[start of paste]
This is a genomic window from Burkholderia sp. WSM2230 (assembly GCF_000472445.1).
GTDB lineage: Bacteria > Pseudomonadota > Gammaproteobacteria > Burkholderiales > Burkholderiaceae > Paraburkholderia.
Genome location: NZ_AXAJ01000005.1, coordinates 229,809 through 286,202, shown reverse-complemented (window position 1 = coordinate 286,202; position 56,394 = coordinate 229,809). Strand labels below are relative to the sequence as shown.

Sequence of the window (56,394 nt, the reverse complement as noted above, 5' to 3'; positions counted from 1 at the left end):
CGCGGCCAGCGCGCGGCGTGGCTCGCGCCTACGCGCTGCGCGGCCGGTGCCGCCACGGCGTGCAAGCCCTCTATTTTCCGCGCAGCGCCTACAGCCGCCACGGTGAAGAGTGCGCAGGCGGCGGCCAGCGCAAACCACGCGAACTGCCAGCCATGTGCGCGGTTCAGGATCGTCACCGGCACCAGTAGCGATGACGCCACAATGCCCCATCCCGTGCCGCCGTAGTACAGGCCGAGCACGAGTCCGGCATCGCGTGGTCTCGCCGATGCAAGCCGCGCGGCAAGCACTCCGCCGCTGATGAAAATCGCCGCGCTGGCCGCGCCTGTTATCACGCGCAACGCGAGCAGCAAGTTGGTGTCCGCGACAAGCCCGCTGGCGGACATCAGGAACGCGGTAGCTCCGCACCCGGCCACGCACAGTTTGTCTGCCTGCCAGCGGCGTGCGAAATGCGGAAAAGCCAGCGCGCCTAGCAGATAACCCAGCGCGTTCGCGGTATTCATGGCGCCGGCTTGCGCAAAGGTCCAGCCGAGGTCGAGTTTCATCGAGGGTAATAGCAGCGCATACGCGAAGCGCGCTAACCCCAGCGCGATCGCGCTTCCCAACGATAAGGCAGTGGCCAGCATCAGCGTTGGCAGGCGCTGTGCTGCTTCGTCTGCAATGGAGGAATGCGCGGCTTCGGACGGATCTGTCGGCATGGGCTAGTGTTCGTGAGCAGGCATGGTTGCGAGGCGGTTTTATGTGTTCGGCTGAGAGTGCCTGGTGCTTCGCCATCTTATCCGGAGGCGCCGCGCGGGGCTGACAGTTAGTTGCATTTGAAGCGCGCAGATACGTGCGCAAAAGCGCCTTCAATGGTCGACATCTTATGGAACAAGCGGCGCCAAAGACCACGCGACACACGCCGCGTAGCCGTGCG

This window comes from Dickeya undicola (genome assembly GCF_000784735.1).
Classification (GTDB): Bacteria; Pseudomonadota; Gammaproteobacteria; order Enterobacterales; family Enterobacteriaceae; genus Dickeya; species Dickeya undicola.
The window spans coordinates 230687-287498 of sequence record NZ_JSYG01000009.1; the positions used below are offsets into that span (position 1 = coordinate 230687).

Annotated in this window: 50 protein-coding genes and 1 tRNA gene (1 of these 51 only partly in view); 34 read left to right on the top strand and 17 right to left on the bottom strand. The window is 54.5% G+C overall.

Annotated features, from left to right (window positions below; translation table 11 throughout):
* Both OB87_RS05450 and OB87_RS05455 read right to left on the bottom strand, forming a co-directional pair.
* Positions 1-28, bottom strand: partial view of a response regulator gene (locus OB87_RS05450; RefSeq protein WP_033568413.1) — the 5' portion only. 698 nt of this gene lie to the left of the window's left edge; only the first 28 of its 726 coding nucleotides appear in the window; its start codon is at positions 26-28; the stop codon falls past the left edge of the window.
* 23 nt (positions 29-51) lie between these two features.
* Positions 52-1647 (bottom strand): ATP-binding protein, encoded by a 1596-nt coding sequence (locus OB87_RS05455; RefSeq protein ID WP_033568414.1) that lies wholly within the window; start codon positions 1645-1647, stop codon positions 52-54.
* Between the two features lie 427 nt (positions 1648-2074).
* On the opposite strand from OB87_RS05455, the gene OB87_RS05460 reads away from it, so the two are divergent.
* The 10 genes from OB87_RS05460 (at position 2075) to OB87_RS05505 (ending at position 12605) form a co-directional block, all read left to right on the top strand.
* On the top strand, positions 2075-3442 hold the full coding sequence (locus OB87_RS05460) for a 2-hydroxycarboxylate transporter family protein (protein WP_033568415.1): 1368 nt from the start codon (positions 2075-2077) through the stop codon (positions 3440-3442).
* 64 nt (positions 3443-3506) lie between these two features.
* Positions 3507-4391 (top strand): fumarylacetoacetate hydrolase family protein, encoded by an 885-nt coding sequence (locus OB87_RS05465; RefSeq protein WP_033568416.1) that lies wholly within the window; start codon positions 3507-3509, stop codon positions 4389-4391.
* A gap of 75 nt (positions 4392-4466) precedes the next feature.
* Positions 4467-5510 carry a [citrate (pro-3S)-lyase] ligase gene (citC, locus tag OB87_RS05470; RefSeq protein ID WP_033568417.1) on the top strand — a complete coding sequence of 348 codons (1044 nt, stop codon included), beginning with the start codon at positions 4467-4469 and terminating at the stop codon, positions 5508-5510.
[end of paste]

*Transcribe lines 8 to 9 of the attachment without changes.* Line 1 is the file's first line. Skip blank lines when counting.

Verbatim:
The window spans coordinates 230687-287498 of sequence record NZ_JSYG01000009.1; the positions used below are offsets into that span (position 1 = coordinate 230687).

Annotated in this window: 50 protein-coding genes and 1 tRNA gene (1 of these 51 only partly in view); 34 read left to right on the top strand and 17 right to left on the bottom strand. The window is 54.5% G+C overall.